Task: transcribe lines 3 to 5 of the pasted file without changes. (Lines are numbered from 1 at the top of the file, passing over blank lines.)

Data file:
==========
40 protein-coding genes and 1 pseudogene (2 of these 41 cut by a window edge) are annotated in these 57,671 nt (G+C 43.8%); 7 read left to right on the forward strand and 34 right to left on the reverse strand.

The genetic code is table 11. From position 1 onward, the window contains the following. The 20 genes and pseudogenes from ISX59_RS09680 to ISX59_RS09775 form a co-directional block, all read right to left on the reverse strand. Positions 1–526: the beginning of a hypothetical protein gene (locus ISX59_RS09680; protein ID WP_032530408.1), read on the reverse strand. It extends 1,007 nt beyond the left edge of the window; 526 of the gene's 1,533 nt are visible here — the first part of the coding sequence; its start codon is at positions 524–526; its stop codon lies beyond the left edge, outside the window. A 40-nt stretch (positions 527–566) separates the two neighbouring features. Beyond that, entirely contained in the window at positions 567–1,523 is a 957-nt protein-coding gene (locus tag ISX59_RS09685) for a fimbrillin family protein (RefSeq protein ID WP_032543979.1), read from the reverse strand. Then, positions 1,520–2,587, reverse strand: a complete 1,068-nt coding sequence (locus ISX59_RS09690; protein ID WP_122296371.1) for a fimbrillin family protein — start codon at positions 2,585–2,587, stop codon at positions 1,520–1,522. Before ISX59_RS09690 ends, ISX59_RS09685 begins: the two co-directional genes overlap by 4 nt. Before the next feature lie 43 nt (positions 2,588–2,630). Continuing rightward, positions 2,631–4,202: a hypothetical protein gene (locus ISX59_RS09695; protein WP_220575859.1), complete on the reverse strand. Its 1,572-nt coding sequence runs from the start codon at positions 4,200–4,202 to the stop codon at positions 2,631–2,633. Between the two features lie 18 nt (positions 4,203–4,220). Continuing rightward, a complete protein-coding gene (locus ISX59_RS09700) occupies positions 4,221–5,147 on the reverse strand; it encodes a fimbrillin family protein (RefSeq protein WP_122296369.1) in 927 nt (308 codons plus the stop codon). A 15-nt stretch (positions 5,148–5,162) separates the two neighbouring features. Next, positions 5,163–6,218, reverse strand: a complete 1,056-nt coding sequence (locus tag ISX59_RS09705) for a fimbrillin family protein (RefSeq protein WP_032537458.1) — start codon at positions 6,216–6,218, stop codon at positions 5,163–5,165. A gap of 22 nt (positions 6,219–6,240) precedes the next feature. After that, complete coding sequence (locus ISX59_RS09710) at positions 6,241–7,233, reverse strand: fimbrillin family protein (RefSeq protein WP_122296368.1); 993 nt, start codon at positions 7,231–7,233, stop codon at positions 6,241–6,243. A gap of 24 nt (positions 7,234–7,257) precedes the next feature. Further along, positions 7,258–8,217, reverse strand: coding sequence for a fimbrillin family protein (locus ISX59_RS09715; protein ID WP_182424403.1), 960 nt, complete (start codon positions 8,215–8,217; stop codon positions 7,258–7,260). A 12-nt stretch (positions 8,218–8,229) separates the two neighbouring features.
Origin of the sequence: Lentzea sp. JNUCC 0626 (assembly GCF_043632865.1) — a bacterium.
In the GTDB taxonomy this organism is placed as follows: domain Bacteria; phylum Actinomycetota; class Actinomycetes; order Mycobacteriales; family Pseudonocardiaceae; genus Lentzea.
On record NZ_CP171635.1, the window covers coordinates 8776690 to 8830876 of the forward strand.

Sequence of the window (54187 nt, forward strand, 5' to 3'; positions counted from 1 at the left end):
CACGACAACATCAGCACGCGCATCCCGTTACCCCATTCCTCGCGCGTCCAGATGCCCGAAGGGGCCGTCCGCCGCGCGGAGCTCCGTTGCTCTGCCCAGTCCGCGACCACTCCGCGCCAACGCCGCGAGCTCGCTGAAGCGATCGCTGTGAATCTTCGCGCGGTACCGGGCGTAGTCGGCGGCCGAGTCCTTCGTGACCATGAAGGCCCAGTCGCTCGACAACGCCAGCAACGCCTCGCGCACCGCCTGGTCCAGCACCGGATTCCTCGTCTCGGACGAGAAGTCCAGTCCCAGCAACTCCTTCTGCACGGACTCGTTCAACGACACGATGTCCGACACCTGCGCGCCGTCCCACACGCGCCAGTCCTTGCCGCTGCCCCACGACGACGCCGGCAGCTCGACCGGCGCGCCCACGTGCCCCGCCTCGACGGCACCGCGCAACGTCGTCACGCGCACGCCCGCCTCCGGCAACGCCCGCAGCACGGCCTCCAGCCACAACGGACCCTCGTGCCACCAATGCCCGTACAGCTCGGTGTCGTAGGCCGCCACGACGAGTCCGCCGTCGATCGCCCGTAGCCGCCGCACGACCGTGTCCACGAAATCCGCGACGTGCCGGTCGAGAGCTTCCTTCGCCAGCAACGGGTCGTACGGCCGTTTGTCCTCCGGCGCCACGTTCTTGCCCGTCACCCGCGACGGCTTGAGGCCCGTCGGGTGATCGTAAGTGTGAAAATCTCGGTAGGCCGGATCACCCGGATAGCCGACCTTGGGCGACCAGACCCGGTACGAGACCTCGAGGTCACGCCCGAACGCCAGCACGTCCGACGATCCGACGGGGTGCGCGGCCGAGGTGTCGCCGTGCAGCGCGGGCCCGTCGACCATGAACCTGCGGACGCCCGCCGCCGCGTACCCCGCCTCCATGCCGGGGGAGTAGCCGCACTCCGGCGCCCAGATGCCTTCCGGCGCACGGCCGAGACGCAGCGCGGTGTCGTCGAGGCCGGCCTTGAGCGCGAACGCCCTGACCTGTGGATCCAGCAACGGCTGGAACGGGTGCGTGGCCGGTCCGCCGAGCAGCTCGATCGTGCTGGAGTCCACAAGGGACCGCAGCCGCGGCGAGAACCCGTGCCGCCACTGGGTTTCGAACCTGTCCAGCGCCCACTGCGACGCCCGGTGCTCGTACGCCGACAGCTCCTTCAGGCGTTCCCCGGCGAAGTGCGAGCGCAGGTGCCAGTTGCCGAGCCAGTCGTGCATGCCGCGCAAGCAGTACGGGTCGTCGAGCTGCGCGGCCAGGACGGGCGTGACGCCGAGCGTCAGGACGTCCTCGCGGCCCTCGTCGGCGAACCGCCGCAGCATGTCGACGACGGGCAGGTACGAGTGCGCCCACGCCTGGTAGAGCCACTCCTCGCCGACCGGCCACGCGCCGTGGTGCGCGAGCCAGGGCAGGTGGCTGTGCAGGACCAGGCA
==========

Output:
Origin of the sequence: Lentzea sp. JNUCC 0626 (assembly GCF_043632865.1) — a bacterium.
In the GTDB taxonomy this organism is placed as follows: domain Bacteria; phylum Actinomycetota; class Actinomycetes; order Mycobacteriales; family Pseudonocardiaceae; genus Lentzea.
On record NZ_CP171635.1, the window covers coordinates 8776690 to 8830876 of the forward strand.